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07/13/08 3:09 PM ET

Yost may let matchups decide rotation

An abundance of pitching has manager thinking outside of box

MILWAUKEE -- With the All-Star break upon his team, manager Ned Yost has been trying to set his rotation for the second half, but he has a problem.

He has too many starting pitchers.

It's a good problem to have for a manager looking down the stretch, very possibly at a race to the playoffs. Yost's surplus of starting pitching has forced him to think outside the box, and he may have come to a solution.

Yost is kicking around the idea of using favorable matchups to fill the fifth spot on any given turn through the rotation. According to Yost, it will put Seth McClung and Dave Bush in the best position to pitch well in each outing.

"You're looking at all of this kind of 'big picture' stuff," Yost said. "Because you're managing all the way through September, so you want to make sure your club stays strong."

After the Brewers traded for CC Sabathia, it seemed that either Bush or McClung would become the odd man out. Ben Sheets, Manny Parra and Jeff Suppan join Sabathia in the rotation, leaving not much room for Bush and McClung.

Yost's decision was delayed because Suppan was on the 15-day disabled list, but he threw a side session on Sunday, felt great and will be activated to make his next outing.

While nothing is set in stone, Yost certainly has the wheels turning.

"I'm still thinking about it," Yost said. "I'm thinking seriously about matching up. You look at the numbers, and you want to put each of them [Bush and McClung] in a position where they can be successful."

If the plan went as Yost described on Sunday, for each turn in the rotation, the fifth starter would be decided by looking at the numbers and deciding who would be the best fit on that given day. If Bush were to take the turn in the rotation, McClung would then become the long man in the bullpen, and vice versa.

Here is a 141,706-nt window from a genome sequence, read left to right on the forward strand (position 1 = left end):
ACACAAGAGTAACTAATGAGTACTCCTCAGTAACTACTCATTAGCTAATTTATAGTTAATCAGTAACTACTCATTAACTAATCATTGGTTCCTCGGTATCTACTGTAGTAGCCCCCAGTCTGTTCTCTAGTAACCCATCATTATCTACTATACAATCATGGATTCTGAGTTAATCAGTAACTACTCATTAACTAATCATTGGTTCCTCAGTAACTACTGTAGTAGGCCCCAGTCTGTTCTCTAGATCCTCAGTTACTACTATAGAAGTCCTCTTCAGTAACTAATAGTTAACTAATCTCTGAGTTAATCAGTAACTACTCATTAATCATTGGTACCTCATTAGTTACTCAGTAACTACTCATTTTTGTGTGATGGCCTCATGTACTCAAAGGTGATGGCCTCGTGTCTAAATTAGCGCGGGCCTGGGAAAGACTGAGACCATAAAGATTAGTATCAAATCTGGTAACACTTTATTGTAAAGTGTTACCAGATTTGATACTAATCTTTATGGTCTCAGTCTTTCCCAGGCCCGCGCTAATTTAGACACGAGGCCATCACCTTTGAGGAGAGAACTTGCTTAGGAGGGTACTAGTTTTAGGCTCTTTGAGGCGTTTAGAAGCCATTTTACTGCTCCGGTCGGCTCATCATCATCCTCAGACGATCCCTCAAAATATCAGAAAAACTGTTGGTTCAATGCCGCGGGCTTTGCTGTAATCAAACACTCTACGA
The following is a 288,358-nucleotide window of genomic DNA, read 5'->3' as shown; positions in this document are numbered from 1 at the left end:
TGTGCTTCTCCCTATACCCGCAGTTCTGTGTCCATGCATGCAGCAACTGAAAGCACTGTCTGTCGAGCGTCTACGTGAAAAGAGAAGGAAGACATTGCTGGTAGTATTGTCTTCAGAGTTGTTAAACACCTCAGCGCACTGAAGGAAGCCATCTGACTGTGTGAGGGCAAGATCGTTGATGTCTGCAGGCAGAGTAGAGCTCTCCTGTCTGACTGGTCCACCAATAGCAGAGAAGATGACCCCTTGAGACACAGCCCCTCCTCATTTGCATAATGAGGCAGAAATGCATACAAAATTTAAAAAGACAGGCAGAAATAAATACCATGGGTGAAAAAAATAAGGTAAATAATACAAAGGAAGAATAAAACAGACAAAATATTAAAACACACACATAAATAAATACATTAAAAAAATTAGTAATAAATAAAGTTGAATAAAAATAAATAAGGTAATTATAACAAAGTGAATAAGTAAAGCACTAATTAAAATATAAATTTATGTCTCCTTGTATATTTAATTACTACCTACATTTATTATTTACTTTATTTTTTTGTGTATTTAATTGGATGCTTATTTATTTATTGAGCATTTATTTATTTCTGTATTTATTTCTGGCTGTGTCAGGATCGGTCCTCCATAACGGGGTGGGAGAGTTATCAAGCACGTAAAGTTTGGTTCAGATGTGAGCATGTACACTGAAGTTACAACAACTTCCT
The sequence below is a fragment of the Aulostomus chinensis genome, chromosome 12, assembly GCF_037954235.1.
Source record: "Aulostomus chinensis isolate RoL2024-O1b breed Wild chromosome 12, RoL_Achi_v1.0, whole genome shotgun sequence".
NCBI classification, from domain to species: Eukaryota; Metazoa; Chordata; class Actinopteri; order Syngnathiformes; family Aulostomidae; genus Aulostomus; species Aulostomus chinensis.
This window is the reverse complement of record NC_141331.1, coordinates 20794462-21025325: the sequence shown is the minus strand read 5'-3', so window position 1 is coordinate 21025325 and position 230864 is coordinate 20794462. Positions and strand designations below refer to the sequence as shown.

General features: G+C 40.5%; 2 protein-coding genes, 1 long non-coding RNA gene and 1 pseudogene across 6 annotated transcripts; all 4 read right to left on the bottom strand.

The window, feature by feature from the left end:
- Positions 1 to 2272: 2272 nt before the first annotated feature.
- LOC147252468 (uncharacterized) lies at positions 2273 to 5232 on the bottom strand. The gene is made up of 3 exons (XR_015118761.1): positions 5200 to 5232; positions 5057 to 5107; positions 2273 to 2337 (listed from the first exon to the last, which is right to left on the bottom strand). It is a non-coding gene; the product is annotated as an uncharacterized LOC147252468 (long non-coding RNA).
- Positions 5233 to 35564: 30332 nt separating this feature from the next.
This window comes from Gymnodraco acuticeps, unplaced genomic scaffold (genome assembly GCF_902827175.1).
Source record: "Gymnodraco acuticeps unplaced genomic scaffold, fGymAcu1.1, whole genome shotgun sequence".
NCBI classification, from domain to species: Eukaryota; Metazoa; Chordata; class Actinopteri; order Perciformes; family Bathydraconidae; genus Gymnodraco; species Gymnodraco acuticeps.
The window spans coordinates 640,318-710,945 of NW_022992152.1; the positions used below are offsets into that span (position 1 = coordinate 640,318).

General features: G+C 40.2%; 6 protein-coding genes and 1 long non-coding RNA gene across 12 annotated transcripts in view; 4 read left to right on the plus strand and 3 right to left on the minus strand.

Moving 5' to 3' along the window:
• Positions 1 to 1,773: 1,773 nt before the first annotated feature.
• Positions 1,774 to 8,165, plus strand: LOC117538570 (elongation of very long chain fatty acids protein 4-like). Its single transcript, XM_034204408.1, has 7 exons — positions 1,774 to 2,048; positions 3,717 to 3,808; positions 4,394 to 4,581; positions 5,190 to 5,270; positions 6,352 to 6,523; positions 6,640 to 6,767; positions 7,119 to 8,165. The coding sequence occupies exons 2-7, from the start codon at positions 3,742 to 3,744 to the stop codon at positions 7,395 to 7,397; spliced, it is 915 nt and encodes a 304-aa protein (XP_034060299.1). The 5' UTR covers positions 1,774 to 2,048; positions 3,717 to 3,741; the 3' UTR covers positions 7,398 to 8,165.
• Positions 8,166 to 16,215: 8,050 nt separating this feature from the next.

The glaring reason why Yost couldn't ignore this possibility is the stark difference between the home and road performances of Bush and McClung.

Bush has flourished at home (4-2, 2.50 ERA) and has struggled on the road (1-6, 6.95 ERA), while McClung has done the opposite. McClung has a 3.28 ERA and batters are only hitting .237 against him on the road, but he has an ERA over 5.00 at home.

Yost knows the proposal is unconventional. He's never experienced anything like it in the big leagues.

"I've never seen it, even," Yost said. "But I think it makes sense. I'm not trying to reinvent the wheel; all I'm trying to do is give us the best chance to win every day.

"We'll see how it goes. If it becomes too big of a strain on both guys, then I'll have to make a decision and put one in the 'pen, but I just want to give it a shot and see if it works. We've got the pitching."

The Brewers manager just doesn't want to lose any good starts from either of his fifth-starter candidates.

"The thing is that they are both throwing very well right now, and you don't want to bury one of them in the 'pen," Yost said. "This way, they are both throwing and they are both in a position to do well, and not only for themselves but for our team."

Yost understands that the constant transition between starting and being the long man in the bullpen might be hard on Bush and McClung, but he talked to Bush and the righty said he's willing to do whatever he can to help the team win.

"I talked to Bush about it. ... I haven't talked to McClung because he pitched [on Saturday]," Yost said. "Bushy said, 'I'll do whatever you want me to do,' but I think he was a little uncomfortable with it.

"It's just the unknowns of it."

David Fultz is an associate reporter for MLB.com. This story was not subject to the approval of Major League Baseball or its clubs.